Cell entry of Lassa virus induces tyrosine phosphorylation of dystroglycan

Authors

  • Marie-Laurence Moraz,

    1. Institute of Microbiology, Lausanne University Hospital and University of Lausanne, Lausanne, Switzerland
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  • Christelle Pythoud,

    1. Institute of Microbiology, Lausanne University Hospital and University of Lausanne, Lausanne, Switzerland
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  • Rolf Turk,

    1. Howard Hughes Medical Institute, Senator Paul D. Wellstone Muscular Dystrophy Cooperative Research Center, Department of Molecular Physiology and Biophysics, Department of Neurology, Department of Internal Medicine, and Roy J and Lucille A. Carver College of Medicine, University of Iowa, Iowa City, IA, USA
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  • Sylvia Rothenberger,

    1. Institute of Microbiology, Lausanne University Hospital and University of Lausanne, Lausanne, Switzerland
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  • Antonella Pasquato,

    1. Institute of Microbiology, Lausanne University Hospital and University of Lausanne, Lausanne, Switzerland
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  • Kevin P. Campbell,

    1. Howard Hughes Medical Institute, Senator Paul D. Wellstone Muscular Dystrophy Cooperative Research Center, Department of Molecular Physiology and Biophysics, Department of Neurology, Department of Internal Medicine, and Roy J and Lucille A. Carver College of Medicine, University of Iowa, Iowa City, IA, USA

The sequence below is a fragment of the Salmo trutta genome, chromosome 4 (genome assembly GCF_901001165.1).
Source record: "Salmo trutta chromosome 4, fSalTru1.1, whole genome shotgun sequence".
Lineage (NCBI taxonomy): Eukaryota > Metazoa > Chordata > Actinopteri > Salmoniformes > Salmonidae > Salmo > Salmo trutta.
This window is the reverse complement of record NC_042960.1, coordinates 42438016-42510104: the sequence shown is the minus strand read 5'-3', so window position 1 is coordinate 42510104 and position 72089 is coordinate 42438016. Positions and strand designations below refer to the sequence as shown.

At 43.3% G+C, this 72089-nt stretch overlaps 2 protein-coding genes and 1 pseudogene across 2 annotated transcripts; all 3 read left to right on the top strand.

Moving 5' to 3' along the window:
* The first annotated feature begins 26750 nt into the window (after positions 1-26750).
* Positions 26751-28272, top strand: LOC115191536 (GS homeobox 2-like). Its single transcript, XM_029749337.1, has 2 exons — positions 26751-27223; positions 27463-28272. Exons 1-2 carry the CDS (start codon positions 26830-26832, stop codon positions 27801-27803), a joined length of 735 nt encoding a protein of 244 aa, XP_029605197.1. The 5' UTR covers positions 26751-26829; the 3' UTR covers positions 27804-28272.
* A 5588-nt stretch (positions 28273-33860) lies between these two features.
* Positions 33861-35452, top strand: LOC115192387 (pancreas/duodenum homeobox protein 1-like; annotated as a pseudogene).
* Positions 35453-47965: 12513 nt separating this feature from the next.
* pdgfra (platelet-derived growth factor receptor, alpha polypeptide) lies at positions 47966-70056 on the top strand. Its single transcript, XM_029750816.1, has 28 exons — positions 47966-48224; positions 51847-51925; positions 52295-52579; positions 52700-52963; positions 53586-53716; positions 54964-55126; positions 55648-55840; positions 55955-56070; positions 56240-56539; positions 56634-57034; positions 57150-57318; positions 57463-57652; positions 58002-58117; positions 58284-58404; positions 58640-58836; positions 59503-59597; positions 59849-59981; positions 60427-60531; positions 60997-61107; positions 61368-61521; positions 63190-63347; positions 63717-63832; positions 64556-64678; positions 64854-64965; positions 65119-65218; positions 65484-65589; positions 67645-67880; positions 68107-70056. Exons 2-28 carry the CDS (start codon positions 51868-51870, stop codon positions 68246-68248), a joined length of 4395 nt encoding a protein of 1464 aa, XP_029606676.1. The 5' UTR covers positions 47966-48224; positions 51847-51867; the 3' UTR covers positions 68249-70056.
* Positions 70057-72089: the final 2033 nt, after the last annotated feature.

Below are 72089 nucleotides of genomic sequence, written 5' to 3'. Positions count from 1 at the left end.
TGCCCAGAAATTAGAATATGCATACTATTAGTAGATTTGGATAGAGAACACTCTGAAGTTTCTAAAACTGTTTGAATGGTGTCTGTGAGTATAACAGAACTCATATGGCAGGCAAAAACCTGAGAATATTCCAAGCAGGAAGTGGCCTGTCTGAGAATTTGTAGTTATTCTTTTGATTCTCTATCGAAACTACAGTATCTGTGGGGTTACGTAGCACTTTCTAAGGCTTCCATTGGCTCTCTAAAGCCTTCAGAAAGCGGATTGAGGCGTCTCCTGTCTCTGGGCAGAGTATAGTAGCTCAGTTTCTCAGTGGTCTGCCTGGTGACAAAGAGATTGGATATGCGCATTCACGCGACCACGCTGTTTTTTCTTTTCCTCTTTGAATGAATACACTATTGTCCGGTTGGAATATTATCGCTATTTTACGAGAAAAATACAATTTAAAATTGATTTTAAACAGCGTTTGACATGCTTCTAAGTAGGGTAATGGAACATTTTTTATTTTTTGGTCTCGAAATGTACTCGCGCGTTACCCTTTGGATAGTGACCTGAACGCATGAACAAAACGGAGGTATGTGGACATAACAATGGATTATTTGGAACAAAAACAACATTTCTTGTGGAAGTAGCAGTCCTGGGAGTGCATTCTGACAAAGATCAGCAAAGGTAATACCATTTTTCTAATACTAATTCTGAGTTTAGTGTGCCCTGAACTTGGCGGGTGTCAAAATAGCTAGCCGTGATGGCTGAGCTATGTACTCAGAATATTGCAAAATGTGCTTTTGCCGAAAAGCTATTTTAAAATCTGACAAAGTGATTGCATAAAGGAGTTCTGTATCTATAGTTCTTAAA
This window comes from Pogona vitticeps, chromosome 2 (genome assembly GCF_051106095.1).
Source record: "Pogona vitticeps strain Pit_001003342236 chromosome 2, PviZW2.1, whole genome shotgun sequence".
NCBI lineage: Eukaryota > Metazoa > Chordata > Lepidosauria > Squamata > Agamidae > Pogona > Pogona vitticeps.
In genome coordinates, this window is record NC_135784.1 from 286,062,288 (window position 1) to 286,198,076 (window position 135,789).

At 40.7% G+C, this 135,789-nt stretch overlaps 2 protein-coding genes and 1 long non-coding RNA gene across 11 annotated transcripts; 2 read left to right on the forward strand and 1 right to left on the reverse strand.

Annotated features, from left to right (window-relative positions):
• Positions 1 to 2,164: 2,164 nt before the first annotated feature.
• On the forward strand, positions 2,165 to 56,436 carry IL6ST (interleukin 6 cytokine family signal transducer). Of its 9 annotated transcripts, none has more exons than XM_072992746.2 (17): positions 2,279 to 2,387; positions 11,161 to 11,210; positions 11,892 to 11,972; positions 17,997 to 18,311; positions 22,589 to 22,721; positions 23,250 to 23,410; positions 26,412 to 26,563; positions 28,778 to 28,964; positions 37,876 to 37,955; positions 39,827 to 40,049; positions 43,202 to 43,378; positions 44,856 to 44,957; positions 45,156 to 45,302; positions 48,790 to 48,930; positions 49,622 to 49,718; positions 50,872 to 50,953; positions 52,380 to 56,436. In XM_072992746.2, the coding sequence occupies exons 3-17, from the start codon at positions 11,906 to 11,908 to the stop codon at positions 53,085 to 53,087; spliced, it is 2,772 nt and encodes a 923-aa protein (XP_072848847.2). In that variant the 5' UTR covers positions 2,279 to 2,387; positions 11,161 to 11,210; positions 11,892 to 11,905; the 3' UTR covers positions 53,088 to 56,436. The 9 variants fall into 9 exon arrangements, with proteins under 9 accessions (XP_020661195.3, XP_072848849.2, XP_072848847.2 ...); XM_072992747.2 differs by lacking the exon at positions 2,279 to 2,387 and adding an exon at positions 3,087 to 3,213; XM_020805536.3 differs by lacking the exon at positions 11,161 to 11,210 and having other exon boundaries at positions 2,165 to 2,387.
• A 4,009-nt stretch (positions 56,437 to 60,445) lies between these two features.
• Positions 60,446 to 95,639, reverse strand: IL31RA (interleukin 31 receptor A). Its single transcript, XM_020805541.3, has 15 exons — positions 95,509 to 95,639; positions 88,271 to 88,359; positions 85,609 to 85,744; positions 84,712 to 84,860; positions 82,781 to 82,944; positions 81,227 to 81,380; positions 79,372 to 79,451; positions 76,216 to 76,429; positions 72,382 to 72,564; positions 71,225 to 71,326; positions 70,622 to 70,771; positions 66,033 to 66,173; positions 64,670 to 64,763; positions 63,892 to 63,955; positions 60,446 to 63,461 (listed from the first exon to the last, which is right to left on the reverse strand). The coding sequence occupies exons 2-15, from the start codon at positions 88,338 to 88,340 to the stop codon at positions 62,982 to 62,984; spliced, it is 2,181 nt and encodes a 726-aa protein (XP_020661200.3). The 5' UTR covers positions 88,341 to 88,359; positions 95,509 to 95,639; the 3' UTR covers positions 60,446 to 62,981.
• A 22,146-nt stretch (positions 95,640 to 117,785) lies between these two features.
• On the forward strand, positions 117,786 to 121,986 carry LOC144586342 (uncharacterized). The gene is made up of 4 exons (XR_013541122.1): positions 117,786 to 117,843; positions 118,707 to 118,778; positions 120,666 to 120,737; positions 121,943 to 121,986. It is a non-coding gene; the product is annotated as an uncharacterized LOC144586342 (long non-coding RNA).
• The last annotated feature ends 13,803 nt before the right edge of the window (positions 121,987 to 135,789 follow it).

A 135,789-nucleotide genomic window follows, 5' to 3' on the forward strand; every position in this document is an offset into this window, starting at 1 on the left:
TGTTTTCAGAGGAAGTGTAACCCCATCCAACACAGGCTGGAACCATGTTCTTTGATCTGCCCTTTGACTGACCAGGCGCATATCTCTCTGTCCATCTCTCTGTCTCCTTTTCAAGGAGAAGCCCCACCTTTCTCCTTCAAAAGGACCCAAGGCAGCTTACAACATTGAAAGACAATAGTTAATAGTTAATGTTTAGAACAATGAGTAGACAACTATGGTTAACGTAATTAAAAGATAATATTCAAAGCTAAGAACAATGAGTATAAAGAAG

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  • Stefan Kunz

    Corresponding author
    1. Institute of Microbiology, Lausanne University Hospital and University of Lausanne, Lausanne, Switzerland
    • For correspondence. E-mail stefan.kunz@chuv.ch; Tel. (+41) 21 314 7743; Fax (+41) 21 314 4060.

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Summary

The extracellular matrix (ECM) receptor dystroglycan (DG) serves as a cellular receptor for the highly pathogenic arenavirus Lassa virus (LASV) that causes a haemorrhagic fever with high mortality in human. In the host cell, DG provides a molecular link between the ECM and the actin cytoskeleton via the adapter proteins utrophin or dystrophin. Here we investigated post-translational modifications of DG in the context of LASV cell entry. Using the tyrosine kinase inhibitor genistein, we found that tyrosine kinases are required for efficient internalization of virus particles, but not virus–receptor binding. Engagement of cellular DG by LASV envelope glycoprotein (LASV GP) in human epithelial cells induced tyrosine phosphorylation of the cytoplasmic domain of DG. LASV GP binding to DG further resulted in dissociation of the adapter protein utrophin from virus-bound DG. This virus-induced dissociation of utrophin was affected by genistein treatment, suggesting a role of receptor tyrosine phosphorylation in the process.

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